Fed Probes Cast Shadow In Congressional Race
NEW HAVEN, Conn. (AP) — Federal investigations are casting shadows over two candidates’ campaigns in the closely watched 5th Congressional District, an unusual development for a single race in a state dubbed “Corrupticut” after an earlier outbreak of scandals.
Former Gov. John G. Rowland, who resigned in 2004 and later served time in federal prison on a corruption-related charge, is once again the center of a federal investigation. A federal grand jury is looking into consulting work that Rowland performed for a nursing home company owned by the spouse of Republican 5th Congressional District candidate Lisa Wilson-Foley, her husband confirmed Monday.
“It’s just the last thing I think Connecticut right now needs in terms of publicity,” said Gary Rose, a professor of politics at Sacred Heart University in Fairfield. “It does very little to enhance the image of Connecticut politics at a time when we desperately need to improve that.”
Recalling the “Corrupticut” label, Rose said, “I was really hoping that we had put that behind us … It just gives the state as a whole sort of a black eye.”
On May 31, prosecutors announced they had arrested Robert Braddock, former finance director of House Speaker Chris Donovan, the Democrats’ endorsed candidate, charging Braddock with conspiring with others to hide the source of $20,000 in campaign contributions. The money was tied to legislation that would have raised taxes on roll-your-own smoke shop owners;
“With two federal investigations, it’s a really unique situation. I’ve never heard of it,” said Mike Clark, a former candidate in the race and a retired FBI agent who played a key role in many of the earlier corruption investigations.
Clark, a Republican, dropped out of the hotly contested race and endorsed state Sen. Andrew Roraback, who received the party’s endorsement.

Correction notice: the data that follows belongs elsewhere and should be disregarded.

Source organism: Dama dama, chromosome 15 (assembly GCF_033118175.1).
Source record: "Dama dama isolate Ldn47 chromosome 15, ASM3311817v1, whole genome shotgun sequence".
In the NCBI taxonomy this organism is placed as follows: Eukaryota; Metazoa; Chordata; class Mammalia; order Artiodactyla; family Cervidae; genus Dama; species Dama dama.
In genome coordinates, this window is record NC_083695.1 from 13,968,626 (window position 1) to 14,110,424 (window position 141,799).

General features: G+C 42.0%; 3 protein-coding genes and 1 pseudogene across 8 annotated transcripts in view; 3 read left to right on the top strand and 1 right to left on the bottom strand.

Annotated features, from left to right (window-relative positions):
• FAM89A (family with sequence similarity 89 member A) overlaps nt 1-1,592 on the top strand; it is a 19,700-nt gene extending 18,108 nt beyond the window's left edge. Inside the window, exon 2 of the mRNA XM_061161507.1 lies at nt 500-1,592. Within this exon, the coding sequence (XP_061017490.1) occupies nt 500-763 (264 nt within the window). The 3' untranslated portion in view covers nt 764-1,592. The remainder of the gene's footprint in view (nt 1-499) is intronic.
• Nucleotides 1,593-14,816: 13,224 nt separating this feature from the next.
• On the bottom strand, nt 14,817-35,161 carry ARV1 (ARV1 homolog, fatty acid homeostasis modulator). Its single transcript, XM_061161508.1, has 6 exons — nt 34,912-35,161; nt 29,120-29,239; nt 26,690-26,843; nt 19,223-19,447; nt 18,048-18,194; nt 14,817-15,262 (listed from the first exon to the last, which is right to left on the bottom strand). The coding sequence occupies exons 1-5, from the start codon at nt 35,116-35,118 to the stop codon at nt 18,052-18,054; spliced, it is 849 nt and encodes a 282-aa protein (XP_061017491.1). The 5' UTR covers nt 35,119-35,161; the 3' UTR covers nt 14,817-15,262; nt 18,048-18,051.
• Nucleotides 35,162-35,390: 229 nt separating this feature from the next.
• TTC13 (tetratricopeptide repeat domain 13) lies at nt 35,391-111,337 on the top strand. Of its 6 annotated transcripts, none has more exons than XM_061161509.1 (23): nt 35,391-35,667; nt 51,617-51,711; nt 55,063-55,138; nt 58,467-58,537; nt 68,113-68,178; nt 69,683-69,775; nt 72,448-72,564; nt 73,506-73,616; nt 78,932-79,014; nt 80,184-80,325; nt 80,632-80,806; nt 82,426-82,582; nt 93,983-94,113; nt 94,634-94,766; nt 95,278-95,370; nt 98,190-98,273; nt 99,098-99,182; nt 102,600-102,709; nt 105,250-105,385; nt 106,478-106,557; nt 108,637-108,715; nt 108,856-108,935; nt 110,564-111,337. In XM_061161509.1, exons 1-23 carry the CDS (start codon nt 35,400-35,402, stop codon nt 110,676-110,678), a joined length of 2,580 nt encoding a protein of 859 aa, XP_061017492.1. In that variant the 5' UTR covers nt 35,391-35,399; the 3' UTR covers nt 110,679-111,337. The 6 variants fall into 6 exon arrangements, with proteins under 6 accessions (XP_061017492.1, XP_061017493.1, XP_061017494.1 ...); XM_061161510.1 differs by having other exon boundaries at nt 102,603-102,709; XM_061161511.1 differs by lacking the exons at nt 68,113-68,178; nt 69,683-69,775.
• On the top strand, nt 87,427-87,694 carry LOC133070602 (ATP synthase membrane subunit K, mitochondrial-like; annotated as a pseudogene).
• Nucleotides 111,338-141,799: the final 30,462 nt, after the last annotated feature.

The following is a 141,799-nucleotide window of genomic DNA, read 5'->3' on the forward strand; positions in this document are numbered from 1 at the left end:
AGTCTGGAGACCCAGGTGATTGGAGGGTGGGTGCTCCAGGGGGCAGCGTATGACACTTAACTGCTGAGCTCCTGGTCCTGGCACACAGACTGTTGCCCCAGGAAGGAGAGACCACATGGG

The northwestern Connecticut district is an open seat in a district relatively split between Democrats and Republicans. Republicans have said they believe they have their best opportunity in years to win back the seat and break the Democratic stranglehold on the state’s congressional delegation.
While neither Donovan nor Wilson-Foley have been accused of any wrongdoing, Rose said the investigations could derail their campaigns. He said voters might not want to take a risk on the candidates, and they may have trouble fundraising.
But Chris Kukk, a professor of political science at Western Connecticut State University, said it’s early enough in the campaign season for the candidates to recover. He said the investigations will further fuel voter cynicism, but don’t rise to the level of past cases that scarred Connecticut’s image.
In addition to Rowland, two mayors, the former state treasurer, a state senator and numerous associates of the officials were convicted of corruption and other misconduct.
Wilson-Foley said the federal investigation was not affecting her campaign.
“I think it is a distraction,” Wilson-Foley said Tuesday. “The voters don’t care about inside politics. They care about their personal issues.”
Brian Foley said his firm, Apple Rehab, was asked two months ago to provide documents about the six-month contract Rowland had with the company. The former Republican governor was paid $5,000 a month for his services while he was also a volunteer for Wilson-Foley’s campaign.
Contacted by email about the investigation into his consulting work, Rowland said Monday, “That’s news to me.” He later denied being contacted by federal authorities or having received a subpoena.
In April, Wilson-Foley disclosed that Rowland, a longtime family friend, was paid to work as a consultant to her husband’s company for six months, ending in March. Brian Foley said Rowland consulted on labor relations issues and visited health care facilities, providing feedback on business development initiatives.
Wilson-Foley campaign adviser Chris Healy reiterated on Monday that the arrangement had nothing to do with Rowland’s volunteer work on the campaign. Rowland has since stepped down as a volunteer. Healy said the Wilson-Foley campaign has not been contacted by the grand jury or any other federal authorities.
“It’s an Apple issue,” he said.
Brian Foley said the documents requested by the grand jury were related to the contract with Rowland. Foley said he’s “optimistic about the outcome” based on what the grand jury asked for from Apple Rehab, but he did not want to elaborate.
Donovan has denied any knowledge of the alleged campaign finance scheme and has vowed to press ahead with his campaign. Braddock’s attorney has maintained that his client is innocent.
Copyright 2012 The Associated Press.